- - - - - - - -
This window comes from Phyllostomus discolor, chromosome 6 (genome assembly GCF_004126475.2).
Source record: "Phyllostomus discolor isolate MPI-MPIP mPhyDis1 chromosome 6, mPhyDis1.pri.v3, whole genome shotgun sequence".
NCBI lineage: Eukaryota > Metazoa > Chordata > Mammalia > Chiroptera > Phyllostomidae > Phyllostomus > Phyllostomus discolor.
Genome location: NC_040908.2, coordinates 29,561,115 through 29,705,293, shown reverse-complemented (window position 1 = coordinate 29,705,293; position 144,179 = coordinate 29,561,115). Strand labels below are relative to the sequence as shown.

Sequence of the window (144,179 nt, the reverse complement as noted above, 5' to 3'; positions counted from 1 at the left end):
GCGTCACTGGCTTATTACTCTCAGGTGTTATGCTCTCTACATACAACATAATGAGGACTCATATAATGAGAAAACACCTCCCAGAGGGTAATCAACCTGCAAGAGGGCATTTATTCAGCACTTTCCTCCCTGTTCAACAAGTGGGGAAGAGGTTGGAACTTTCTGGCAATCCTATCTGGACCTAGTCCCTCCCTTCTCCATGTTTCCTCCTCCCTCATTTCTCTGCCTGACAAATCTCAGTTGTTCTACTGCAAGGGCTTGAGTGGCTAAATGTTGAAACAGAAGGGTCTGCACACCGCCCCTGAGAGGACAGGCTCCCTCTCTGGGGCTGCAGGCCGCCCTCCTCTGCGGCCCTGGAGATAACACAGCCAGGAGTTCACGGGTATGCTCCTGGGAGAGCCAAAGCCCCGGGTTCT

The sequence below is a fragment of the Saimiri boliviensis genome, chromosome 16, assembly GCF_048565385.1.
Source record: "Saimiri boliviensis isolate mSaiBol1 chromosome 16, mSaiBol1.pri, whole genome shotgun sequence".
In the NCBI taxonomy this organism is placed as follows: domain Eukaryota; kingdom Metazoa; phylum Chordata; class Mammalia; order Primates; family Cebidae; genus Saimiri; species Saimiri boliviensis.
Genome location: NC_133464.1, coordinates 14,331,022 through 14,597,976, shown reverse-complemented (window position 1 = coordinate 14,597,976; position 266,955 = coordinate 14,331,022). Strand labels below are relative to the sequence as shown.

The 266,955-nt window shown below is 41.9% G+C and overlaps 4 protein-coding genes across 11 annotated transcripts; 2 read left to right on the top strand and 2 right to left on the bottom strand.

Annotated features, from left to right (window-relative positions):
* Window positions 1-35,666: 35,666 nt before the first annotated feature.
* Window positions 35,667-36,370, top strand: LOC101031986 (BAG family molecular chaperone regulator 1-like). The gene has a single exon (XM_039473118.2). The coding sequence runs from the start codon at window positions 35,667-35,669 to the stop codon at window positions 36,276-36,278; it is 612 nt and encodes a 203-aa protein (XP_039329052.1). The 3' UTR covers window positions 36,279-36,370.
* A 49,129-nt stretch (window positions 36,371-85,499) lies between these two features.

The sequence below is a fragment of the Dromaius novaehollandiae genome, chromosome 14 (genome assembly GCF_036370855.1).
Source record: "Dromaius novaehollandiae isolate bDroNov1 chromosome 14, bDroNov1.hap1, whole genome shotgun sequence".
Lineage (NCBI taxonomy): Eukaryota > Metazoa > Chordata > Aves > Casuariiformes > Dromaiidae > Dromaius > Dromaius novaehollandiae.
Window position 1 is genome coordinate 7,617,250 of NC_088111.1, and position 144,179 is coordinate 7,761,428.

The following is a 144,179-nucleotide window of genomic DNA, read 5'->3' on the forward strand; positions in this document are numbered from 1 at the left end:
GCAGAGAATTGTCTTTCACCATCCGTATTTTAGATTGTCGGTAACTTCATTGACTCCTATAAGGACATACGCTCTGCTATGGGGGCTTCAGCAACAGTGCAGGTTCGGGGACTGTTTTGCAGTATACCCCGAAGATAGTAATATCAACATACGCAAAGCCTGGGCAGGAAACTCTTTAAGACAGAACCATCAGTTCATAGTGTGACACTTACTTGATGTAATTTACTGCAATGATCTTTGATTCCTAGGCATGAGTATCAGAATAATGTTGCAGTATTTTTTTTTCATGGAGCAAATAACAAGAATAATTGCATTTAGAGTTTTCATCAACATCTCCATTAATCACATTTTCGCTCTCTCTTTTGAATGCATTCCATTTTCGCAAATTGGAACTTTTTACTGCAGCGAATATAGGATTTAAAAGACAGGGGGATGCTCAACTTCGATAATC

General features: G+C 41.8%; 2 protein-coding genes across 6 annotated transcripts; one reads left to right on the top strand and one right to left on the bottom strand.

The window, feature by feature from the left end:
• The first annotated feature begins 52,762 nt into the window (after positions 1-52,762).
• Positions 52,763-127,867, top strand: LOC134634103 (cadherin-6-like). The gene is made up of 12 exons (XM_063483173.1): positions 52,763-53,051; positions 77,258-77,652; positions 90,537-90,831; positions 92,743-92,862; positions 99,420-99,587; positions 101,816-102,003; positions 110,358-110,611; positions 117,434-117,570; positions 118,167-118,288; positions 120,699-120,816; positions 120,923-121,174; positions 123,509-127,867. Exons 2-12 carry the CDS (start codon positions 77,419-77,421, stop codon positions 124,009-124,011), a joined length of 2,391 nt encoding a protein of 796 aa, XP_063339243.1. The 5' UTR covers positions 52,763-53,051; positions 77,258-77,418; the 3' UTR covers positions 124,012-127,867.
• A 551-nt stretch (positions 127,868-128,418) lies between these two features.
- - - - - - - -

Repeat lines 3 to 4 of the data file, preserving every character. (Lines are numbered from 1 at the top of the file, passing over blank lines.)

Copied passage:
NCBI lineage: Eukaryota > Metazoa > Chordata > Mammalia > Chiroptera > Phyllostomidae > Phyllostomus > Phyllostomus discolor.
Genome location: NC_040908.2, coordinates 29,561,115 through 29,705,293, shown reverse-complemented (window position 1 = coordinate 29,705,293; position 144,179 = coordinate 29,561,115). Strand labels below are relative to the sequence as shown.